Why China Is Key to Our Energy Transition

The West must work with China on a common energy transition, writes Diego del Alcázar Benjumea.

There are no such things as eternal enemies nor eternal allies. Only eternal interests. Westerners would do well to keep the famous remark from Lord Palmerston (the nineteenth century British statesman) in mind as relations with China enter a new, more challenging phase. There will be elements of convergence and of collision in that relationship but there are underlying eternal interests as well. Most important of all: the shared goal of protecting the environment.

China’s desire and positioning to be a global green leader is not new but it has indeed grown in consistency, rhetoric, and momentum since the Paris Agreement in 2015. For example, China’s latest Five Year Plan was first to include the country’s long-term climate goals, with a focus on decarbonization and indigenous tech innovation. According to researchers, it is quite likely that China will manage to peak emissions by 2030.

The West should take advantage of this momentum and unambiguously support China’s goal to become such a global green leader. This is no longer the time to quibble over positioning. It will do us all well to ensure that the country, which accounts for nearly one fifth of humanity, remains at the forefront of Net Zero. Such a stance is key to the world’s chances of limiting the rise in global temperatures to 1.5 °C and, more generally, China’s role in the energy transition (the move from highly polluting fossil fuels like coal or oil to lesser ones like gas and finally to emission-free renewables like solar) is crucial in keeping the globe habitable for future generations.

To make this point more explicit one only needs to look at China’s economy. China produces more than half of the world’s steel and cement, and the carbon emissions from those two sectors alone are higher than the European Union’s total emissions. Remedying this starts with power generation. Much like the European and American industrial revolutions of the 19th and 20th centuries, China’s meteoric economic rise has been driven in large part by cheap but dirty coal. As such, the energy sector accounts for 90% of China’s greenhouse gas emissions.

Xi wants to raise the proportion of renewable energy – which in 2018 stood at about 13%, compared with the EU at 14% – to one quarter by the end of the decade. By then, China reckons its CO2 emissions will have peaked before declining to reach carbon neutrality sometime before 2060.  Supporting and accelerating that transition through new technology and sharing ideas must be a priority.

Collaboration […] will be key to producing the next generation of batteries.

The West also has much to gain. Over the past decade, China has become a pioneer in developing new technologies for solar and wind, and now hydrogen. Earlier this month, China’s State Power Investment Corp commissioned the world’s first commercial offshore floating solar power plant on the sea. Designed by Norwegian engineers, the facility is also the first floating solar power plant integrated with offshore wind.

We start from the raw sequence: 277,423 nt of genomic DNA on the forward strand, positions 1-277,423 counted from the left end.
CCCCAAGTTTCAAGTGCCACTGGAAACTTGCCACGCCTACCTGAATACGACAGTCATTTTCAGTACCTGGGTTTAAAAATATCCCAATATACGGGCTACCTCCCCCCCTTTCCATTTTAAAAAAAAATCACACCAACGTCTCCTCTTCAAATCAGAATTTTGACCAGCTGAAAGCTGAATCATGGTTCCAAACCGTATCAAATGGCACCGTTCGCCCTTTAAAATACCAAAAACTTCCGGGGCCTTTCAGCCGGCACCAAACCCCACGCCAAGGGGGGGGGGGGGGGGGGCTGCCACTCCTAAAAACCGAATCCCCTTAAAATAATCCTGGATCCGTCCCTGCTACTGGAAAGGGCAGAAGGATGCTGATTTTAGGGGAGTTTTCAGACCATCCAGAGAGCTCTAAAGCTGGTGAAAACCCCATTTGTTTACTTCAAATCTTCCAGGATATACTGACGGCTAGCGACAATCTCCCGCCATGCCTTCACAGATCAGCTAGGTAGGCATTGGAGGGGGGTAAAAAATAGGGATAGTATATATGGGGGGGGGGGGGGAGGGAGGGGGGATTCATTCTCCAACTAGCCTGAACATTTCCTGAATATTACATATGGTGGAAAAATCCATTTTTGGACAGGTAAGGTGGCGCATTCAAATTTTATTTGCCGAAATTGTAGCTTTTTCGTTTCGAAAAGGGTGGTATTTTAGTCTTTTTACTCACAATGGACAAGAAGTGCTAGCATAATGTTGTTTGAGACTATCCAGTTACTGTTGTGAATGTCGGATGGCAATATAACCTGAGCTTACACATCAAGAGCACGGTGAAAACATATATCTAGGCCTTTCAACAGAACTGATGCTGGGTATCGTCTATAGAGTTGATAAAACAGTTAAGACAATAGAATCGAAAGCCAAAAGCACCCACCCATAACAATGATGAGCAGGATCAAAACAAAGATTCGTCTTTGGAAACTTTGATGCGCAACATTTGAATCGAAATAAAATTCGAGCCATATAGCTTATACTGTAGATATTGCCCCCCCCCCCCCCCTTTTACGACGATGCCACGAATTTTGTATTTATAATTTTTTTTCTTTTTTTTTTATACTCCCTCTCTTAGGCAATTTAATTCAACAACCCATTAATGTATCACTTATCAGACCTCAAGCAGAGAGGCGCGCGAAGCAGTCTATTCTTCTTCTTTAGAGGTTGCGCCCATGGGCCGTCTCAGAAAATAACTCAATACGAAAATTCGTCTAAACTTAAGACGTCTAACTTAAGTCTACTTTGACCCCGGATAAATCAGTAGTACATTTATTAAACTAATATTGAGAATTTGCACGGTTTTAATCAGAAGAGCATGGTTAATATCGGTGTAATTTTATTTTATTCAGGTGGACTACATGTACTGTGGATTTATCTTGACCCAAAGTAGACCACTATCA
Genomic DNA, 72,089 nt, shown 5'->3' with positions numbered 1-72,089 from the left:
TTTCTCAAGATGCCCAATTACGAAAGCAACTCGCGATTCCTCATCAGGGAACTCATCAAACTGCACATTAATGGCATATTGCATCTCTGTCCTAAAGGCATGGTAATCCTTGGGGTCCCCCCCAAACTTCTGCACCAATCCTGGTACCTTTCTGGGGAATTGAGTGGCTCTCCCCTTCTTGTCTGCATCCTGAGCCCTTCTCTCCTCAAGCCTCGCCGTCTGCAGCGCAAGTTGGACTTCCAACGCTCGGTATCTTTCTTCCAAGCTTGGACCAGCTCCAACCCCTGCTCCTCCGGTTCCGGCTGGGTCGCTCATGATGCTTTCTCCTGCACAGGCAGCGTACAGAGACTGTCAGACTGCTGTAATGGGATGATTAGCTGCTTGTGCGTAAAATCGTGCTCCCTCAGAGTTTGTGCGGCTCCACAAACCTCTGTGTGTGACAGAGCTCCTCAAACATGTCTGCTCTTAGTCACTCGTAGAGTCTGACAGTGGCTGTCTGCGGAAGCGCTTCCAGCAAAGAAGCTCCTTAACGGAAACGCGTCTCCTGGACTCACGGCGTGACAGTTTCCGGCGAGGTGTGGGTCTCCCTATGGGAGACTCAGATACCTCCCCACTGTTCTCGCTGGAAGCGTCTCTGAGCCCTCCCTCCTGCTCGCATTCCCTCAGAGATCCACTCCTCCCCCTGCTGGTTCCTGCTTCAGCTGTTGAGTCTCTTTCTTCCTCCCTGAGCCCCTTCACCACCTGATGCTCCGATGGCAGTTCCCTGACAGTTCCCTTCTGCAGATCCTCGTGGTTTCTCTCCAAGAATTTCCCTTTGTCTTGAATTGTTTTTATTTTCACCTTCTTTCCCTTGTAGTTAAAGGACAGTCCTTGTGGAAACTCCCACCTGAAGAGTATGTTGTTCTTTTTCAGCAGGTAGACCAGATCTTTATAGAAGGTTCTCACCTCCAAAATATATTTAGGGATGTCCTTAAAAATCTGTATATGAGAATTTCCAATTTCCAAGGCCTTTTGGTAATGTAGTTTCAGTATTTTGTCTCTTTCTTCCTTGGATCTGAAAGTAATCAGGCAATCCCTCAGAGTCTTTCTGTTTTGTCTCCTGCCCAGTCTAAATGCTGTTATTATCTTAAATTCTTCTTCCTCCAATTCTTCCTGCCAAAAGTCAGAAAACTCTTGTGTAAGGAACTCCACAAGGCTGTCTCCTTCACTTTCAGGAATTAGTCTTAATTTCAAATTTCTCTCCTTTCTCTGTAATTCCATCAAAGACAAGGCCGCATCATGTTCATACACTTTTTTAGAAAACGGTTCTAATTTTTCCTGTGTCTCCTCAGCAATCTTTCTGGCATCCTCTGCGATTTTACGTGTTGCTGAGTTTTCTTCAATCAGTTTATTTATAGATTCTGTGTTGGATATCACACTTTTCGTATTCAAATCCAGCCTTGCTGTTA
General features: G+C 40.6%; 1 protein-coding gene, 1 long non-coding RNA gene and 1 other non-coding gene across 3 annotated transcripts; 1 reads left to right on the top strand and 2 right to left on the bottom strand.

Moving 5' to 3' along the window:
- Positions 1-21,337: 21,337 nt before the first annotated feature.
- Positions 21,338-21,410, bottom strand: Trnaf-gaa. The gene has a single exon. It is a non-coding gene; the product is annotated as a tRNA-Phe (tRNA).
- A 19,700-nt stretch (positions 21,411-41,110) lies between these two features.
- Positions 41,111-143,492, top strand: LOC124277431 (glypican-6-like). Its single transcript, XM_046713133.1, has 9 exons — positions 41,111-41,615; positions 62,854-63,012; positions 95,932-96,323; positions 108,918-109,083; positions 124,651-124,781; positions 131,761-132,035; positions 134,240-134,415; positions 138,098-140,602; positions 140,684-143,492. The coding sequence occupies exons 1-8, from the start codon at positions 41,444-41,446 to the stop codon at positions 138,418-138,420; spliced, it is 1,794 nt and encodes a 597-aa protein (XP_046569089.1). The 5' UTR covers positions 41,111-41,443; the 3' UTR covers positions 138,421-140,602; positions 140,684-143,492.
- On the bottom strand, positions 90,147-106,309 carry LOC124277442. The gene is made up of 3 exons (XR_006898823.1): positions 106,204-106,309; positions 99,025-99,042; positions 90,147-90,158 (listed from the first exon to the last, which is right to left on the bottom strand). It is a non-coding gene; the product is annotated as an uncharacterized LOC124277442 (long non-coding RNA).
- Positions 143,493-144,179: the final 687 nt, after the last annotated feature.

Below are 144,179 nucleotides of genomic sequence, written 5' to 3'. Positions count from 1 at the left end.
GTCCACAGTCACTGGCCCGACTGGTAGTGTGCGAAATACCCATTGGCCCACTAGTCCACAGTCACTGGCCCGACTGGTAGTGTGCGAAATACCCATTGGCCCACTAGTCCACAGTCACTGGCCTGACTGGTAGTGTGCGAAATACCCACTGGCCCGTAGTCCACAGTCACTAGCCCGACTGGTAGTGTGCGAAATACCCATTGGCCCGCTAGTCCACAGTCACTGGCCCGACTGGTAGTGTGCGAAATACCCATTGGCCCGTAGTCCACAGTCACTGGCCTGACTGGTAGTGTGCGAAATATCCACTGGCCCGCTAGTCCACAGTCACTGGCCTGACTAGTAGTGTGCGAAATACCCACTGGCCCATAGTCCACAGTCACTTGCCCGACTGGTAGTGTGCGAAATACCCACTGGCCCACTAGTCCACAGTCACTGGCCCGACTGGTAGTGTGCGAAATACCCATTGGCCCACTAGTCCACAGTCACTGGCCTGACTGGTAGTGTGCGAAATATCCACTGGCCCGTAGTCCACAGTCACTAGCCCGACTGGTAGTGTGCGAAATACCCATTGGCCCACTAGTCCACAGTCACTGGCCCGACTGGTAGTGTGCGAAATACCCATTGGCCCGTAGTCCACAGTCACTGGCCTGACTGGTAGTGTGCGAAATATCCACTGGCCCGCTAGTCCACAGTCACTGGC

This edge in green innovation extends to energy storage. Chinese companies like CATL dominate global battery production, including the mining and refining of raw materials. Benchmark Mineral Intelligence, a UK-based consultancy, estimates China currently has around three-quarters of the world’s cobalt refining capacity and 59% of its lithium processing capacity. This means that many Western battery companies are reliant on Chinese supply chains. Furthermore, collaboration between both geographical spheres will be key to producing the next generation of cheaper, more efficient batteries needed, for example, as back-up energy for wind turbines on a still day.

A battery lead has allowed China to secure a powerful position in adjacent industries like electric cars. The Financial Times reported that the Chinese automaker BYD (which is backed by Warren Buffet by the way) overtook Tesla earlier this year to become the world’s biggest producer of battery-powered rides and the Chinese car industry produces more electric vehicles than any other country. Chinese EVs are making significant headway into Western markets because they are less expensive models, as The Economist notes, in contrast to the European car maker’s tendency towards luxury. This does its part in making zero-emission mobility more affordable.

The G20 summit in Indonesia served as the first in-person meeting between Xi and Biden since the US President took office, and the comments made by both leaders after their three-hour closed-door session provided some hope that there might indeed be a stabilization between the two powers. Biden told reporters that he believed there “need not be a new Cold War” with China.

Meanwhile, at the COP27 Summit in Egypt, US climate envoy John Kerry was meeting with his Chinese counterpart, Xie Zhenhua. While their face-to-face was significantly shorter than that between their presidents, it was productive – perhaps owing to the fact that they have known each other for quite some time – with Xie commenting that the two will continue their climate dialogue.

This is where the good news lies, particularly considering the two countries are the biggest polluters in the world. Despite short-term political shifts – or even tears – working on a common energy transition agenda is a duty to be followed, if I may return again to Palmerston. For the time being at least, it seems that this is what China and the US have in mind.


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